The V-Wave device is designed to help treat the two types of left-sided heart failure in patients who remain symptomatic after treatment with guideline-directed medical and device therapies.
More than six million people in the United States are living with chronic heart failure. Left atrial pressure is the most common reason for exercise limitation and hospitalizations among chronic heart failure patients, sending more than three million people to the hospital every year.
For patients who have heart failure with reduced ejection fraction, the heart can’t pump with enough force to push an adequate amount of blood into circulation. In the second type, called heart failure with preserved ejection fraction, the left ventricle becomes stiff and can’t properly fill with blood during the resting period between beats.
The shunt is designed to prevent episodes of elevated left atrial pressure and therefore decrease hospitalizations, increase exercise tolerance, improve quality of life and potentially extend survival, the company said.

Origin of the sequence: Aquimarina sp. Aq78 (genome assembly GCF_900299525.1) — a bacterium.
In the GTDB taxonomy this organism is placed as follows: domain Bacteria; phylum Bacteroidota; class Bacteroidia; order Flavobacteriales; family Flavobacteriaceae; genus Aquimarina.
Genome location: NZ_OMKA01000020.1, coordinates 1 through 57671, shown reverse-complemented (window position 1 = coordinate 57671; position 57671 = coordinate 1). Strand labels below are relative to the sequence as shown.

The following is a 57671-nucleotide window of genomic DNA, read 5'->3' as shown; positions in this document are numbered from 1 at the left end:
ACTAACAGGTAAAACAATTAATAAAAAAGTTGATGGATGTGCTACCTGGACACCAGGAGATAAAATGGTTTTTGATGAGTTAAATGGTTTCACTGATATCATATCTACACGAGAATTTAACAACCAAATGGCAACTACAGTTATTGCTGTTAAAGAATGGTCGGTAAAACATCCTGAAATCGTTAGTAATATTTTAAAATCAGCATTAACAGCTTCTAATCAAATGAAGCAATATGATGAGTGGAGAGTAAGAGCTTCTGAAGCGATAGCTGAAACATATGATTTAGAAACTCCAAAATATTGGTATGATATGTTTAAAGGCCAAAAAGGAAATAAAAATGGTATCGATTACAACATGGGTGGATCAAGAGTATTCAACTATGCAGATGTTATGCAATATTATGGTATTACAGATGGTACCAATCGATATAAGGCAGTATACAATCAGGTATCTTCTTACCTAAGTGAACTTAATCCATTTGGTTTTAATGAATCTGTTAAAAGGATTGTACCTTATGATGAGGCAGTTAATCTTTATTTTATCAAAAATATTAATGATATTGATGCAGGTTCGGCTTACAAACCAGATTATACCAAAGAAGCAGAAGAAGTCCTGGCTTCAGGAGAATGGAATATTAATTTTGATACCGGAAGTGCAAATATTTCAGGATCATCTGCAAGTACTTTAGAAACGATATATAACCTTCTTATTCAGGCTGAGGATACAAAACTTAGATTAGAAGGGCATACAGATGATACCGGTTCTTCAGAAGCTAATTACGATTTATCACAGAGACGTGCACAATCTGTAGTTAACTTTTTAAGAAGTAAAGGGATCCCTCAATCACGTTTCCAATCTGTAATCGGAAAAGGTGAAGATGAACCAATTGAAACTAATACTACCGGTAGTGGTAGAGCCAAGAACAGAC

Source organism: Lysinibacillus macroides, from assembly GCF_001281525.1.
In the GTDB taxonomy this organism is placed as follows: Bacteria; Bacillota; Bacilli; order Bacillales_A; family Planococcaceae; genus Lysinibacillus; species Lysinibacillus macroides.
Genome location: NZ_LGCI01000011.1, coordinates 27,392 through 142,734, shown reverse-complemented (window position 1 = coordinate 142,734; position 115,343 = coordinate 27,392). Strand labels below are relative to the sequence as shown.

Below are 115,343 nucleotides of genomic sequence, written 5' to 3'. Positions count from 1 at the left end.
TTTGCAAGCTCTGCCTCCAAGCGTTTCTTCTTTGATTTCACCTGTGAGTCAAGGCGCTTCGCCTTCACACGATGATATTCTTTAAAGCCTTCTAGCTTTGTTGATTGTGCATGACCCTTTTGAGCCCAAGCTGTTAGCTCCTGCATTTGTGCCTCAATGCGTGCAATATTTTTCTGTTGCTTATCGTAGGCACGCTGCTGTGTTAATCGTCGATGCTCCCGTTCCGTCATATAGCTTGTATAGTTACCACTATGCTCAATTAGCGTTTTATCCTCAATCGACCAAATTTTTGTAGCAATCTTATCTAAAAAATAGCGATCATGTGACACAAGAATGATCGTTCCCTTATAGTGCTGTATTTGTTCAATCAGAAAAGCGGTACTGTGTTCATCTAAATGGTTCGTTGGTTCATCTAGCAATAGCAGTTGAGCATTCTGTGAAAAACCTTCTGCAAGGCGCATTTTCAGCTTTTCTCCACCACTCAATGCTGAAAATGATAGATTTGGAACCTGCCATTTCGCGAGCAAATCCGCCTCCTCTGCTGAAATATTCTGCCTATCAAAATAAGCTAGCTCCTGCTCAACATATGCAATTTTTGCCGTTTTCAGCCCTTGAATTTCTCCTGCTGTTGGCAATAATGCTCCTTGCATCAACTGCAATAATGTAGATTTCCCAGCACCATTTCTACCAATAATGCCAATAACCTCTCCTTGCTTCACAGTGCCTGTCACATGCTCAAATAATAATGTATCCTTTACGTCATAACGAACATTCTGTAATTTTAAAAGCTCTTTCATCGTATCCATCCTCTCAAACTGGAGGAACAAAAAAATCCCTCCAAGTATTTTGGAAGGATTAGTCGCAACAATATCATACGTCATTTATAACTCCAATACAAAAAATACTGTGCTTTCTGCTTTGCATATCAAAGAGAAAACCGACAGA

V-Wave said it will evaluate the safety and effectiveness of the device in a global, randomized, controlled, double-blinded pivotal study of 500 patients called RELIEVE-HF. Patients are being enrolled in North America, Europe and Israel.
V-Wave’s Series C financing round, which closed in April 2018, was led by Deerfield Management. Healthcare funds Endeavour Vision, Quark Venture and Aperture Venture Partners were new investors. V-Wave’s existing major investors also participated in the round, including Johnson & Johnson Innovation, Edwards Lifesciences, BRM Group, Pontifax, Pura Vida Investments, TriVentures, BioStar Ventures, and Israel Secondary Fund.